There’s a ghost town sitting on top of Michigan’s longest cave. A short trek over rocky terrain will reward hikers with access to the secluded site of the Fiborn Quarry ruins, now known as Fiborn Karst Preserve.
All About Fiborn Quarry
The ruins of a once-thriving limestone quarry and town can be found in the woods close to Trout Lake Township in Mackinac County. This area is not frequently visited because of its remote location in Michigan’s Upper Peninsula, which prevents the remaining structures from completely deteriorating.
From 1905 to 1936, these 480 acres supplied high-calcium limestone to Algoma Steel in Ontario’s Sault Ste Marie. The quarry mined, crushed, and shipped this unusually pure limestone that was used mostly in steelmaking but also in calcium carbide manufacturing and road-building.
A small town grew up next to the quarry, which included an elementary school, a boarding house, a company store, and housing for employees and their families. During the 1930 census, 15 families lived in homes in the small town while six individuals rented rooms at the boarding house.
NOTE: The foundations of these homes can still be seen amongst the ruins of the ghost town.
The village was abandoned when the quarry permanently closed in January 1936. The final resident was the quarry’s last superintendent, Lynn Brockway, who left in the mid-1940s. Its ruins were purchased by the Michigan Karst Conservancy in 1987.
Fiborn Karst Preserve
This abandoned ghost town is managed by the MKC and is still accessible to the general public as long as the posted rules designed to prevent vandalism, damage to natural features, and unsupervised, dangerous cave explorations are followed.
Water from streams and swamps west and south of the preserve dissolved limestone along bedding planes and joints in the escarpment as it drained underground toward Hendrie River to the east and north, resulting in features like caves, sinks, and springs.
MKC volunteers meet monthly between May and October to complete upkeep and management tasks like cleaning graffiti from the quarry railroad house, fixing or putting up signs, and mowing and clearing trails.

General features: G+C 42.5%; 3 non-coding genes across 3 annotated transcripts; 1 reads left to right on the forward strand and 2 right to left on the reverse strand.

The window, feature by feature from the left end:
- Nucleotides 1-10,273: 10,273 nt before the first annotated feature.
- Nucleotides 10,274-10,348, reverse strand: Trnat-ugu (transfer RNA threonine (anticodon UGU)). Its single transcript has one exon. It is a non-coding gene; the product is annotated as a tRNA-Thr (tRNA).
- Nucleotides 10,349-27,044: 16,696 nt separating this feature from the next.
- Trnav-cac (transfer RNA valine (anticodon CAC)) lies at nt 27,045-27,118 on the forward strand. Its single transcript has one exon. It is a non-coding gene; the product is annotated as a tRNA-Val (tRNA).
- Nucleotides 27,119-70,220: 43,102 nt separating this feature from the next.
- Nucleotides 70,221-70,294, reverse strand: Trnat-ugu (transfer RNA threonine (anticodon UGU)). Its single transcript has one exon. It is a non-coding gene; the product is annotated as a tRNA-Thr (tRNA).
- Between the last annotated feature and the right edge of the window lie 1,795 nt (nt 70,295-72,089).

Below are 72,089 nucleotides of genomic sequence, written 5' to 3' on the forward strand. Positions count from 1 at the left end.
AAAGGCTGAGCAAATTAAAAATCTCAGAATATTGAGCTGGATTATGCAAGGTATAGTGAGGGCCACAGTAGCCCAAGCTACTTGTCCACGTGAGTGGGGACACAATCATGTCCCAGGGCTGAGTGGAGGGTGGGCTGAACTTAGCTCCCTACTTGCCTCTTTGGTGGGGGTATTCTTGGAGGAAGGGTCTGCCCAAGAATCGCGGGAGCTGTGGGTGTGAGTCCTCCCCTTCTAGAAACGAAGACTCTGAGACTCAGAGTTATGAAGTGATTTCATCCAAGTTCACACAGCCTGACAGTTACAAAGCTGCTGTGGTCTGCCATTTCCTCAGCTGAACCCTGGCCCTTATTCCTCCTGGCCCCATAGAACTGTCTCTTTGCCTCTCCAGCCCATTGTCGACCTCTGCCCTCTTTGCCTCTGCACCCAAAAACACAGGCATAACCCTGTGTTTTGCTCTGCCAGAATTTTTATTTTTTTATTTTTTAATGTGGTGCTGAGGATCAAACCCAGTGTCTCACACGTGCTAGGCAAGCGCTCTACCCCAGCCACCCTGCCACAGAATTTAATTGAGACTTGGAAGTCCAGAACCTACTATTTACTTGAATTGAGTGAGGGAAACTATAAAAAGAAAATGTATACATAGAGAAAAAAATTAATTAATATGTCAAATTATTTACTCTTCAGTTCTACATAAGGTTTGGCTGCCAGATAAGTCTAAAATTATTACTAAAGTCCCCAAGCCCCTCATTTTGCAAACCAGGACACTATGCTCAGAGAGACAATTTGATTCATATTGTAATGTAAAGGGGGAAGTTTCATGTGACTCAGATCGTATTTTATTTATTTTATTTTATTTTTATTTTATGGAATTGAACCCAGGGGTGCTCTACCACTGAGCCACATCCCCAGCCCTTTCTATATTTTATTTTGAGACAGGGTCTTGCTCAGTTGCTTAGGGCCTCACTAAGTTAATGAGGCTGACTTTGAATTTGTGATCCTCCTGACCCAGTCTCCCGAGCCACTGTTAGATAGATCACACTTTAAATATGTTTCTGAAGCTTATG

Finding the Quarry
If you don’t know what you’re looking for, you’ll likely drive right by the quarry.
Head approximately 5 miles west on Trout Lake Rd from M-123. You’ll cross a small creek and take the turn-off for an unmarked road to the north — this is Fiborn Quarry Rd. Follow this road until you come to a parking area.
“This was a really cool find! You’ll come to a sign and a gate, you can park at the gate and walk in. There is a trail that circles the quarry or you can go your own way. Definitely would not recommend for anyone with a handicap or difficulty walking rough terrain (lots of rocks).”Michelle Lutke, Google review
Exploring the Preserve
The parking area is where the journey to the quarry begins. You’ll enjoy a scenic quarter-mile to half-mile hike along a two-track before you see the first of the ruins.
- The large structure that will be on your left was once used to store railroad cars.
- The structure on the opposite side of the two-track was where ore was loaded on freight cars to be shipped from the quarry.
- What’s left of the powerhouse stands behind the ore-car loading building.
“Had a blast exploring this place (pun intended). Highly recommend. Definitely park on the north side and read the literature. Be sure to hike the west rim and the quarry.”Bess Hudson
Visitors can learn about the geology and history of the region on two self-guided trails. A short loop known as the Dr. Rane L. Curl Sinkhole Trail passes by numerous shallow sinkholes and a creek that disappears underground.